Gregory Hayes

Well again, I think every time you look at a large commercial engine, you’re talking about an investment somewhere in the neighborhood of a $1 billion but you’ve got to keep in mind that that’s over probably a 4 to 5 year period and there’s lots of partners involved. The clear preference of course is to offer GTF through the IAE joint venture. Again, that takes a big burden of the E&D to the partners. Even if we don’t end up going through IAE, you can be assured that we will have lots of partners willing to sign up for that so at least half of the engine would probably be partnered out regardless. So, again, all kind of manageable within the context of UTX.

Ron Epstein - Bank of America

You think it would be $150 million to $200 million a year, something like that?

Gregory Hayes

Well, it could take, yes, $1 billion over five years is $200 million a year and you know half of that would be on our nickel so $100 million a year, rough numbers.

Operator

Your next question comes from Jeff Sprague - Vertical Research Partners.

Jeff Sprague - Vertical Research Partners

Greg, I was wondering if you could provide a little bit more color on where the cash flow upside is coming from and specifically I’m wondering, given the actions you’ve taken at Carrier are you seeing, although you’re in kind of your seasonal low ebb, are you seeing better cash performance there?

Gregory Hayes

If Carrier was probably I think the most pleasant surprise in the quarter. Not just for margin expansion but also they had a positive free cash flow which considering it is their big inventory billed quarter. It was a remarkable performance. Carrier’s inventory was up a couple hundred billion in the quarter but their returns were up over a point.

So working capital I think last year was an outflow of about $700 million, this year only about $200 million. So that’s really where the strength came in. If you parse that down and inventory was up in the quarter but not up as much as it probably otherwise would have been, so turns have actually improved across UTC working capital terms have improved.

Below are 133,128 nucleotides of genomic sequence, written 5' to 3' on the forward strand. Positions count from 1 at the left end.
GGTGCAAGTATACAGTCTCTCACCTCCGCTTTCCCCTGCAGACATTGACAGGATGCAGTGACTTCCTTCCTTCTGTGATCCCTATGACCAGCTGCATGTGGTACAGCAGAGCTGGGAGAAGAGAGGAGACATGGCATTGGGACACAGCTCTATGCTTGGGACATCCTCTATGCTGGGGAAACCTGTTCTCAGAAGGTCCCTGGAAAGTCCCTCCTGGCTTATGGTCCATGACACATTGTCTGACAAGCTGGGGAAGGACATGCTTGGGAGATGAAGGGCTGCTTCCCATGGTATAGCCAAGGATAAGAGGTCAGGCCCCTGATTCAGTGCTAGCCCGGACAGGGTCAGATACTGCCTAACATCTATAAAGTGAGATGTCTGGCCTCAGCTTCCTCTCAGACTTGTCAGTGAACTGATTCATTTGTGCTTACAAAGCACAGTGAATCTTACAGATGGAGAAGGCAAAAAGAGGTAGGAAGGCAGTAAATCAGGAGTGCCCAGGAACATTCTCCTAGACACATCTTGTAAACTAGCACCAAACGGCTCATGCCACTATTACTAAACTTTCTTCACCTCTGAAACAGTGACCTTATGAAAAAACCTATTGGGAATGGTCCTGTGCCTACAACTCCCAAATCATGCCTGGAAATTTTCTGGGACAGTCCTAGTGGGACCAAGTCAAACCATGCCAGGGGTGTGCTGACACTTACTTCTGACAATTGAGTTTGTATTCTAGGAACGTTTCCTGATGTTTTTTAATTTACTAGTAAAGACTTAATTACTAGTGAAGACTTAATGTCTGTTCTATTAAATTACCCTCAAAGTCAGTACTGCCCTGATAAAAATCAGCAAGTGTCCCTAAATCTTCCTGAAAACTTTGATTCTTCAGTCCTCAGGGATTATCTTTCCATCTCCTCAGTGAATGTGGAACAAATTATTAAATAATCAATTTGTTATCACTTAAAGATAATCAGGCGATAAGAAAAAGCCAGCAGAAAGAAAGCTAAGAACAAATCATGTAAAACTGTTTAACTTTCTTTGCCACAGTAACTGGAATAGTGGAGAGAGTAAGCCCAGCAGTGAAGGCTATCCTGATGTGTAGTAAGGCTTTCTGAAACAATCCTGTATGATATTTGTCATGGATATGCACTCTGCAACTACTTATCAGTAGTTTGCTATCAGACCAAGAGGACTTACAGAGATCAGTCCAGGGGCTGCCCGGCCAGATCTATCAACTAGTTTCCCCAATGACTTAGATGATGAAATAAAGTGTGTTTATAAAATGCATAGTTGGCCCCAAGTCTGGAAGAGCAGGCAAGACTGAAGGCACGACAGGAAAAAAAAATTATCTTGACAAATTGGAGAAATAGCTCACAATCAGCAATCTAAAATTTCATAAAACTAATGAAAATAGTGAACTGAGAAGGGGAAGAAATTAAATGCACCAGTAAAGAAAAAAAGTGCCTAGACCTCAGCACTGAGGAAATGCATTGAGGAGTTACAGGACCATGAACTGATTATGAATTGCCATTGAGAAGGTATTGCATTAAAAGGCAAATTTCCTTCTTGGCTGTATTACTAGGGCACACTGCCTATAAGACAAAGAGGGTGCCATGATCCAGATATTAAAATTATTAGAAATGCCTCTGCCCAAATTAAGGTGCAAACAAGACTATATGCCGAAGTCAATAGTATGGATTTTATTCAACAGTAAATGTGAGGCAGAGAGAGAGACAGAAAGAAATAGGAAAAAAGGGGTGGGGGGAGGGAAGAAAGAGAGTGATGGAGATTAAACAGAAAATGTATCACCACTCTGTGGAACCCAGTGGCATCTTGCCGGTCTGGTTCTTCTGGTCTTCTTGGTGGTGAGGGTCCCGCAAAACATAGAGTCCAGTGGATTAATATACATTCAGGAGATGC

Jeff Sprague - Vertical Research Partners

So I would bet that typically Carrier’s negative cash flow in Q1 going back forever, do you think that’s a permanent structural change in the business that you’re going to, I mean it’s going to be seasonally weighted still to the middle of the year but the working capital and other changes have inherently changed the cash flow of Carrier for the good?

Gregory Hayes

Well I think it certainly changed it for the good. Obviously as we get out of distribution, we’re not just sitting there with all that inventory that gets shipped from the factories into distribution. We still have the receivables, however. And Carrier’s always going to be light cash first half of the year because of the big impact of the summer cooling. But again, structurally having gotten rid of the or divested of a big piece to the distribution businesses so far, it’s taking a big piece of working capital and put it on somebody else’s balance sheet.

Jeff Sprague - Vertical Research Partners

Now you did indicate that that raw mats were a favorable in the quarter and I’m sure that that helped Carrier. I just wonder how the channel is acting relative to price with potentially hearing negative footsteps on cost as we progress through the back half of the year?

Gregory Hayes

Yes, I think it was about a little less than, or about a penny I would say of headwind at Carrier in the quarter, so, I’m sorry, tailwind, associated with raw materials. Copper was lower this year than last year. If copper has gone up, we’ve seen around $3.60, I think when [inaudible] gave guidance last month we were talking about a $3 average price. It’s probably going to be more like $3.15 now.

Pricing is obviously very difficult in the market. Channel inventory is actually down we think year over year. And I think it’s going to be tough to push price in the back half of the year even with raw materials going up because there is so much excess capacity. At the same time everybody else has essentially the same cost structure as we do in terms of inputs. So given Carrier’s scale, I think we’re in a better position to take advantage of the market then many of the others.

Jeff Sprague - Vertical Research Partners

And if you have the data, do you know how GE Security performed organically in the quarter if you look at it on a pro forma basis?

Gregory Hayes